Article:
Something to make you shiver and cringe… but also give you a big warm hug.
Genre: Y/A, Horror, Magical Realism
No. of pages: 216
The monster showed up after midnight. As they do.
But it isn’t the monster Conor’s been expecting. He’s been expecting the one from his nightmare, the one he’s had nearly every night since his mother started her treatments, the one with the darkness and the wind and the screaming…
This monster is something different, though. Something ancient, something wild. And it wants the most dangerous thing of all from Conor.
It wants the truth.
‘A Monster Calls’ is haunting and beautiful. I think it sheds a light on a lot of unexpected feelings around guilt, loss and grief and lets you know that it’s okay. It delivers that eerie folk tale in a modern setting, familiar to the works of The Brothers Grimm, Roald Dahl and Emily Carroll.
Our protagonist, Connor’s behaviour and reactions tell a story of their own, and then upon finishing the novel, take on a different meaning with hindsight.
I got a little angry for Connor, at the helplessness of his situation and at the apparent apathy of many of the adults around him. Not that they weren’t sympathetic, but that they didn’t show him how important he was.
In that manner, this book struck a personal chord with me. I too have suffered through a similar experience with my mother, and I have had my own battle with cancer. A lot of memories were dredged up, both pleasant and gut-wrenching.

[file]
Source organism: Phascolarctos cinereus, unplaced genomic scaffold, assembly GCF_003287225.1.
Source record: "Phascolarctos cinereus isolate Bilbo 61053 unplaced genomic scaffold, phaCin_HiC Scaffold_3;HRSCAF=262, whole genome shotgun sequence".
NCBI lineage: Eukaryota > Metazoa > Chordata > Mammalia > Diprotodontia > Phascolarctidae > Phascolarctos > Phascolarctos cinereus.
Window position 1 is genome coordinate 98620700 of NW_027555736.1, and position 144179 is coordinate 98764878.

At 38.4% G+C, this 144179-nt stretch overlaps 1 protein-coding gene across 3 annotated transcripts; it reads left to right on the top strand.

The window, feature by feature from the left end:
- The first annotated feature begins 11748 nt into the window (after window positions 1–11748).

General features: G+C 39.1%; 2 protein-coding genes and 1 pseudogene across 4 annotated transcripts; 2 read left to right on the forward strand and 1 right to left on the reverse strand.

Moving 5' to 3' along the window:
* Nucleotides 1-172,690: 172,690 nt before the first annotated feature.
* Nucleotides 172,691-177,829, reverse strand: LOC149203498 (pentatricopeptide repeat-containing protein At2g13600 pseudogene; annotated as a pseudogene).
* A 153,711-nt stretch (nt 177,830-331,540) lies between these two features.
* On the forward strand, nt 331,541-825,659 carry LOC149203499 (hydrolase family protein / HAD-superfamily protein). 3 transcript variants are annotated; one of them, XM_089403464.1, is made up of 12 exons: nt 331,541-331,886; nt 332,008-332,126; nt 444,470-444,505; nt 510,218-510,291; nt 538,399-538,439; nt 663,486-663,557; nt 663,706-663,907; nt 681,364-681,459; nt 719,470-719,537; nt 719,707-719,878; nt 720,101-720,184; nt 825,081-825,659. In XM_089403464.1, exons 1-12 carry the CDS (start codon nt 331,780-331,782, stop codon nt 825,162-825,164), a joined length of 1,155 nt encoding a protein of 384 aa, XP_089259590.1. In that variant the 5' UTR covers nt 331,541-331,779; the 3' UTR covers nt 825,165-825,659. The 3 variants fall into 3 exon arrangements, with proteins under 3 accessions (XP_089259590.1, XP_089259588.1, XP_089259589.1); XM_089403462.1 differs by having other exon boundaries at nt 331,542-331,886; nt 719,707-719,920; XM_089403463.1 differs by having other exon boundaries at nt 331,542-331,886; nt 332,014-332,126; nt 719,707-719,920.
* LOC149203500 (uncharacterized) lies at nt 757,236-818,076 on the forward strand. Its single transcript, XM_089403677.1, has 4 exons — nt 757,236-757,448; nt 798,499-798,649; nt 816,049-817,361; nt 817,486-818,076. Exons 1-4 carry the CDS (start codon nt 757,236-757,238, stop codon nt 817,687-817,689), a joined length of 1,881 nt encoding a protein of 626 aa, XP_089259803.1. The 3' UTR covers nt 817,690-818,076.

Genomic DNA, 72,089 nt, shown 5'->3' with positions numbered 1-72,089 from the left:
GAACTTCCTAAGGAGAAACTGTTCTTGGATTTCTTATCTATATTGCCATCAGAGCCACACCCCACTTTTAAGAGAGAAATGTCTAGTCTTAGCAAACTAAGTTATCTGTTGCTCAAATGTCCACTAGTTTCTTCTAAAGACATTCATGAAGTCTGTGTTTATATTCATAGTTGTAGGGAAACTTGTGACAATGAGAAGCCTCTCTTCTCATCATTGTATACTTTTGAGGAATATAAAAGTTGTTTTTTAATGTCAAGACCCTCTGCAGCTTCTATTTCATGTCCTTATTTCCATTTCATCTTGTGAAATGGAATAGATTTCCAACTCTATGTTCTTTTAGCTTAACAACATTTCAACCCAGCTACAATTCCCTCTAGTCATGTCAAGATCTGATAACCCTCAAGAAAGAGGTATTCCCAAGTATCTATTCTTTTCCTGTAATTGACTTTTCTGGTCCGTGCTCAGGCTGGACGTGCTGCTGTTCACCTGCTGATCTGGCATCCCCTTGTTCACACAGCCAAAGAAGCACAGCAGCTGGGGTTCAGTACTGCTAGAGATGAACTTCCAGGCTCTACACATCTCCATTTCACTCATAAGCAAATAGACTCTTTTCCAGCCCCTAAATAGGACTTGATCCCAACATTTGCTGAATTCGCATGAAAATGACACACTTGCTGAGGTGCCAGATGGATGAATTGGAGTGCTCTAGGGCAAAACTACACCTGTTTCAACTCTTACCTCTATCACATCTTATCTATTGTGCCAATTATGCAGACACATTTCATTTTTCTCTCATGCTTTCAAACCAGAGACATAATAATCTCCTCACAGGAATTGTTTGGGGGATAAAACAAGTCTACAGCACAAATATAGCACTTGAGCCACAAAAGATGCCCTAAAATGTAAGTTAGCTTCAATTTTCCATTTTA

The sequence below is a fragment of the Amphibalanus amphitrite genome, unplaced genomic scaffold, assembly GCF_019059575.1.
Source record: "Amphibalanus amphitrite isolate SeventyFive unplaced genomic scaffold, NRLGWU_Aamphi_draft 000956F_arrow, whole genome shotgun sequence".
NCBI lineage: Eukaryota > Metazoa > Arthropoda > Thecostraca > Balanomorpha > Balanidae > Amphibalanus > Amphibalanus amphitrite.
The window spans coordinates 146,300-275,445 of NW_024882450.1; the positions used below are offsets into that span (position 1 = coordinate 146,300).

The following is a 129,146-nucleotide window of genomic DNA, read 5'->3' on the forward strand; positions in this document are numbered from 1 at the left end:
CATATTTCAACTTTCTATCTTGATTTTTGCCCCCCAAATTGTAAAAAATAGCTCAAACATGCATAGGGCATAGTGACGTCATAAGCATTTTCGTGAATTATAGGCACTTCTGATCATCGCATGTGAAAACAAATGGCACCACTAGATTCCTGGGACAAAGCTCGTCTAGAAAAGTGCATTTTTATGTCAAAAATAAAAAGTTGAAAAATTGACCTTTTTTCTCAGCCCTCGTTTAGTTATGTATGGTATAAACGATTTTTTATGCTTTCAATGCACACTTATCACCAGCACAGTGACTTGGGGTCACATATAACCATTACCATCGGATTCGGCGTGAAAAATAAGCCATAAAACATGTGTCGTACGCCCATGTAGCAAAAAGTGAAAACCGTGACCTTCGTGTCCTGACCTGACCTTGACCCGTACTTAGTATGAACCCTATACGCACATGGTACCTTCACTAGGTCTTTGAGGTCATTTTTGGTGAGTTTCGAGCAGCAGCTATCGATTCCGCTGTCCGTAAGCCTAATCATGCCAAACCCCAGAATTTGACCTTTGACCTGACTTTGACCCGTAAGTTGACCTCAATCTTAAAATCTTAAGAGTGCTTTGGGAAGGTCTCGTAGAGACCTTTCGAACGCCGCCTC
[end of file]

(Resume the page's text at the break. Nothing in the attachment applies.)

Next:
The Yew Tree Monster had the hairs standing up on the back of my neck a few times and was truly terrifying. Not an easy feat, so I commend Patrick Ness on creating an atmosphere that really creeped me out.
I liked the splattered and scratchy ink illustrations, all in black and white adding to the tone of the narrative.
For such a dark book it carries a lot of hope. Really impressed. Highly recommended.
Best Patrick Ness book I’ve read to date – can’t wait to see if it translates the big screen with the movie due for imminent release.
Overall reaction: Holy crow!
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